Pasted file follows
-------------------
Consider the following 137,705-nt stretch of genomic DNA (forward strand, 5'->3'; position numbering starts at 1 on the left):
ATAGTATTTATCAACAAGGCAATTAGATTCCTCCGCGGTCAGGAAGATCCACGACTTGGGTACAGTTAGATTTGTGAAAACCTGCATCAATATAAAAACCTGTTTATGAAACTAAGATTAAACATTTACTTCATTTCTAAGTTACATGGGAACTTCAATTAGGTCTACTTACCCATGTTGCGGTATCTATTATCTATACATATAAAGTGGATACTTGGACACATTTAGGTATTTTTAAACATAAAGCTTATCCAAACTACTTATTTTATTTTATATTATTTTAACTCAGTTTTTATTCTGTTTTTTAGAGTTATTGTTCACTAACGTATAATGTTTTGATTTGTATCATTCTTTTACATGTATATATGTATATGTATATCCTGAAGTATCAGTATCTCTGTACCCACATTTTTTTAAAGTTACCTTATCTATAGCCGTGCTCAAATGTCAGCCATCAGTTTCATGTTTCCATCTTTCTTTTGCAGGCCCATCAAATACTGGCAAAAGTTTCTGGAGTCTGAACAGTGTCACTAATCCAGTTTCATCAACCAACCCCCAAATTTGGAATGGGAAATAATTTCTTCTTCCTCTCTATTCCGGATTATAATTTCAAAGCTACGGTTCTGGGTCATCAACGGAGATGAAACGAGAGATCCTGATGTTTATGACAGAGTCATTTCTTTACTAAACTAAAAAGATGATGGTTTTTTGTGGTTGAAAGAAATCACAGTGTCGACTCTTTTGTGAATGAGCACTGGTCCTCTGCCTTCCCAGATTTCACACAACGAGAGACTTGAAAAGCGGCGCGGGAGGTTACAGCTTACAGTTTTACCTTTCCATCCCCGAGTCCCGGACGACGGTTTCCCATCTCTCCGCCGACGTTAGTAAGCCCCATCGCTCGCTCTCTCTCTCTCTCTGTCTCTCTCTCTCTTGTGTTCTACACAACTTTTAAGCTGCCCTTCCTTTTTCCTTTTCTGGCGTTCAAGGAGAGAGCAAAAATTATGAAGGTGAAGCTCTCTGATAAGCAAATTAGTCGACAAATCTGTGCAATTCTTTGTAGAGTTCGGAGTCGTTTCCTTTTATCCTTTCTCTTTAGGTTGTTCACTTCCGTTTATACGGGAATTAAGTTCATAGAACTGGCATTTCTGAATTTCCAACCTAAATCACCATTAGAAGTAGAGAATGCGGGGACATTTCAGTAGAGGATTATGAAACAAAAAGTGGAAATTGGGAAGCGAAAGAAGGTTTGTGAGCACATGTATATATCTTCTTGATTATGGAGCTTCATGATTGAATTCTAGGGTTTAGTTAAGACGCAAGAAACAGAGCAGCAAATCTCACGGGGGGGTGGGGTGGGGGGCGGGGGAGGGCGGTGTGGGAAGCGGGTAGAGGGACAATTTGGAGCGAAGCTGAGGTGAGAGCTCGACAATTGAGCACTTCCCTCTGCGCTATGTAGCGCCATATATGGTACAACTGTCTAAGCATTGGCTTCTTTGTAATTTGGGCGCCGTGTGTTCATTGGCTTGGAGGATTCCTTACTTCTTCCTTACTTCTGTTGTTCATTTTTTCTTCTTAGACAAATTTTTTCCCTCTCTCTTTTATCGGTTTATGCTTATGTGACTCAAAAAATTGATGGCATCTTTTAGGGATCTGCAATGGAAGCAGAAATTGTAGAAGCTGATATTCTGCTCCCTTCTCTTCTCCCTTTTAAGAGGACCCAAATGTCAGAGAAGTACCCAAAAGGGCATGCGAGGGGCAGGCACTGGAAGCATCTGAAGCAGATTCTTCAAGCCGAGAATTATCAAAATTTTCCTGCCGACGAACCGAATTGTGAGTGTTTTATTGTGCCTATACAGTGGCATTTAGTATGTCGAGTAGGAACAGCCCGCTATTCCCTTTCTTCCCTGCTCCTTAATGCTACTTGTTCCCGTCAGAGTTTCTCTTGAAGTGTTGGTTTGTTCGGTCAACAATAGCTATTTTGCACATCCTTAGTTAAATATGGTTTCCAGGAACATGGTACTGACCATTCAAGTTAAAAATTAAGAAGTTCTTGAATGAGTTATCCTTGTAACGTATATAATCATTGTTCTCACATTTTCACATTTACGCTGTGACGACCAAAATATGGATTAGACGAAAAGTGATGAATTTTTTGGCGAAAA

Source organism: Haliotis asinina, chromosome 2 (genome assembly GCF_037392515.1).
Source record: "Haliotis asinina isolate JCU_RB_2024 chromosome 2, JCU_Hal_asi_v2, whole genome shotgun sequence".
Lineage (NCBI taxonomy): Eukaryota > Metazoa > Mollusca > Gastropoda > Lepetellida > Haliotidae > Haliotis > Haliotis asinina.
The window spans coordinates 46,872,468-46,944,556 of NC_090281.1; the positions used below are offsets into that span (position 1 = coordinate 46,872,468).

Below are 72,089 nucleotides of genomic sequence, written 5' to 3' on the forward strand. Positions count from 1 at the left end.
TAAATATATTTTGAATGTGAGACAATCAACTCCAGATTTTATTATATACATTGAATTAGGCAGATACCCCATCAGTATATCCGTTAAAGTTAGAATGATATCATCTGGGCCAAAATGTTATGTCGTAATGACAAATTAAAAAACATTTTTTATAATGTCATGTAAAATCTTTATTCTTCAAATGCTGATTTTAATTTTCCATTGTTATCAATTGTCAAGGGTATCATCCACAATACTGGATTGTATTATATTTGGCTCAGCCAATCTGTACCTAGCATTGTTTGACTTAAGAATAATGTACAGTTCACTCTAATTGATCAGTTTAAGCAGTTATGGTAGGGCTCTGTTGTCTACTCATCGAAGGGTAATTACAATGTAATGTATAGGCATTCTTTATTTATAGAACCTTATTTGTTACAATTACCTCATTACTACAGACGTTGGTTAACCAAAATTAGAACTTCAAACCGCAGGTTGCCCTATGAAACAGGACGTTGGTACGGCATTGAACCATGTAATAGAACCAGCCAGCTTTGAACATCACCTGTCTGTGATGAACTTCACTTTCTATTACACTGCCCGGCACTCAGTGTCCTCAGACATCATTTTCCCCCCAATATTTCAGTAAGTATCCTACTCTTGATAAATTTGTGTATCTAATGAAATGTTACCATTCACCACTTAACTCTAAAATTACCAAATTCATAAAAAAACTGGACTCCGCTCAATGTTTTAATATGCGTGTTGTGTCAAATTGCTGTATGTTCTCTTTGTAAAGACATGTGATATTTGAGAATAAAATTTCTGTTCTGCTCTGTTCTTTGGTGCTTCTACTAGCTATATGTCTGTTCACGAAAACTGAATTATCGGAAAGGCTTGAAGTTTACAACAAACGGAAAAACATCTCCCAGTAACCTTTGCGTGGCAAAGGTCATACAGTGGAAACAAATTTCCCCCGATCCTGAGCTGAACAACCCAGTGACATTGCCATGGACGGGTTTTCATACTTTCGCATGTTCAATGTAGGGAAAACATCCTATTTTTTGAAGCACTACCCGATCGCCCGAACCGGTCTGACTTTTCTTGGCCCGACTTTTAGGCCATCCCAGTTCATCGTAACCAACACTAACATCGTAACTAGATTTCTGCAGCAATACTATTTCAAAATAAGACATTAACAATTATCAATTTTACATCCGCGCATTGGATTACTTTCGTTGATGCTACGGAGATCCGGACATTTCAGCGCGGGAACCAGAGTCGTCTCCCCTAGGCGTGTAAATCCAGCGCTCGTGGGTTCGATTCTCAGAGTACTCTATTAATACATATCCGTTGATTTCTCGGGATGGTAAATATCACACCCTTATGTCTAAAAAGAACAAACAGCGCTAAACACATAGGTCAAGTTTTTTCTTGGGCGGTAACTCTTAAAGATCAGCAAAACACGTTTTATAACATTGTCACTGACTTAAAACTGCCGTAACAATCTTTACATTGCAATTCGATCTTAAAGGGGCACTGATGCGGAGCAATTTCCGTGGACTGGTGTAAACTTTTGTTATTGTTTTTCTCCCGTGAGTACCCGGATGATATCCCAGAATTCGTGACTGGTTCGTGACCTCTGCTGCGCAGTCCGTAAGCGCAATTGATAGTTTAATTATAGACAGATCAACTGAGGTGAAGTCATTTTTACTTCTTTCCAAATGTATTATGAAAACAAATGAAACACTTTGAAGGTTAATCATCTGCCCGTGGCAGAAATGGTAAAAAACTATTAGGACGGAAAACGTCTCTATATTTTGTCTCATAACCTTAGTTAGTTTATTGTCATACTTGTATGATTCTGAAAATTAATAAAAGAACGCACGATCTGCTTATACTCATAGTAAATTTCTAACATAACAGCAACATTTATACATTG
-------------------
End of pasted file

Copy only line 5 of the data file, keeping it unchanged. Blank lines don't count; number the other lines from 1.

Lineage (NCBI taxonomy): Eukaryota > Metazoa > Mollusca > Gastropoda > Lepetellida > Haliotidae > Haliotis > Haliotis asinina.